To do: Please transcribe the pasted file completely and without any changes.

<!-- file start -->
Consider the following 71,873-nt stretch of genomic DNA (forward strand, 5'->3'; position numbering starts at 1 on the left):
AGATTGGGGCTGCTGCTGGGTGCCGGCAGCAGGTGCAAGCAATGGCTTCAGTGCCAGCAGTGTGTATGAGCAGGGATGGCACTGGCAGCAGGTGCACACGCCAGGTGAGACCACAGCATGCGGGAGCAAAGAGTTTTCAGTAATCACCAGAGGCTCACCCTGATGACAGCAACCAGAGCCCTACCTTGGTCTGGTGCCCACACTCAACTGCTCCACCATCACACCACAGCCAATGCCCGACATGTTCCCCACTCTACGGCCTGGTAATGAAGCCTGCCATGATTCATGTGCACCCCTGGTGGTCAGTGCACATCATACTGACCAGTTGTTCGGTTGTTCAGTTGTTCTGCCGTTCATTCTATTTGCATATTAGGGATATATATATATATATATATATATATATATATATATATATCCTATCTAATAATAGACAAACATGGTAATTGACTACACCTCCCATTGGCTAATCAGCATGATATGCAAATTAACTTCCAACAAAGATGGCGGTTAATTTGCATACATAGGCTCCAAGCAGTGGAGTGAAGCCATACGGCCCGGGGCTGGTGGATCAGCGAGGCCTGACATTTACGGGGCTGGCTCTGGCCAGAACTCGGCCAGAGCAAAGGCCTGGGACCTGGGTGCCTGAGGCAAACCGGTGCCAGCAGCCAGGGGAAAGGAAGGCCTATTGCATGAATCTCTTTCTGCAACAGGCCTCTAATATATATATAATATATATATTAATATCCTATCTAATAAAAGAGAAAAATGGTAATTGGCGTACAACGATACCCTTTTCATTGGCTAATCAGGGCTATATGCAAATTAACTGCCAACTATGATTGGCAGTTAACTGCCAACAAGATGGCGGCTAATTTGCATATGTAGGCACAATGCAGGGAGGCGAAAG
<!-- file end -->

Consider the following 71,873-nt stretch of genomic DNA (forward strand, 5'->3'; position numbering starts at 1 on the left):
AGATTGGGGCTGCTGCTGGGTGCCGGCAGCAGGTGCAAGCAATGGCTTCAGTGCCAGCAGTGTGTATGAGCAGGGATGGCACTGGCAGCAGGTGCACACGCCAGGTGAGACCACAGCATGCGGGAGCAAAGAGTTTTCAGTAATCACCAGAGGCTCACCCTGATGACAGCAACCAGAGCCCTACCTTGGTCTGGTGCCCACACTCAACTGCTCCACCATCACACCACAGCCAATGCCCGACATGTTCCCCACTCTACGGCCTGGTAATGAAGCCTGCCATGATTCATGTGCACCCCTGGTGGTCAGTGCACATCATACTGACCAGTTGTTCGGTTGTTCAGTTGTTCTGCCGTTCATTCTATTTGCATATTAGGGATATATATATATATATATATATATATATATATATATATATCCTATCTAATAATAGACAAACATGGTAATTGACTACACCTCCCATTGGCTAATCAGCATGATATGCAAATTAACTTCCAACAAAGATGGCGGTTAATTTGCATACATAGGCTCCAAGCAGTGGAGTGAAGCCATACGGCCCGGGGCTGGTGGATCAGCGAGGCCTGACATTTACGGGGCTGGCTCTGGCCAGAACTCGGCCAGAGCAAAGGCCTGGGACCTGGGTGCCTGAGGCAAACCGGTGCCAGCAGCCAGGGGAAAGGAAGGCCTATTGCATGAATCTCTTTCTGCAACAGGCCTCTAATATATATATAATATATATATTAATATCCTATCTAATAAAAGAGAAAAATGGTAATTGGCGTACAACGATACCCTTTTCATTGGCTAATCAGGGCTATATGCAAATTAACTGCCAACTATGATTGGCAGTTAACTGCCAACAAGATGGCGGCTAATTTGCATATGTAGGCACAATGCAGGGAGGCGAAAG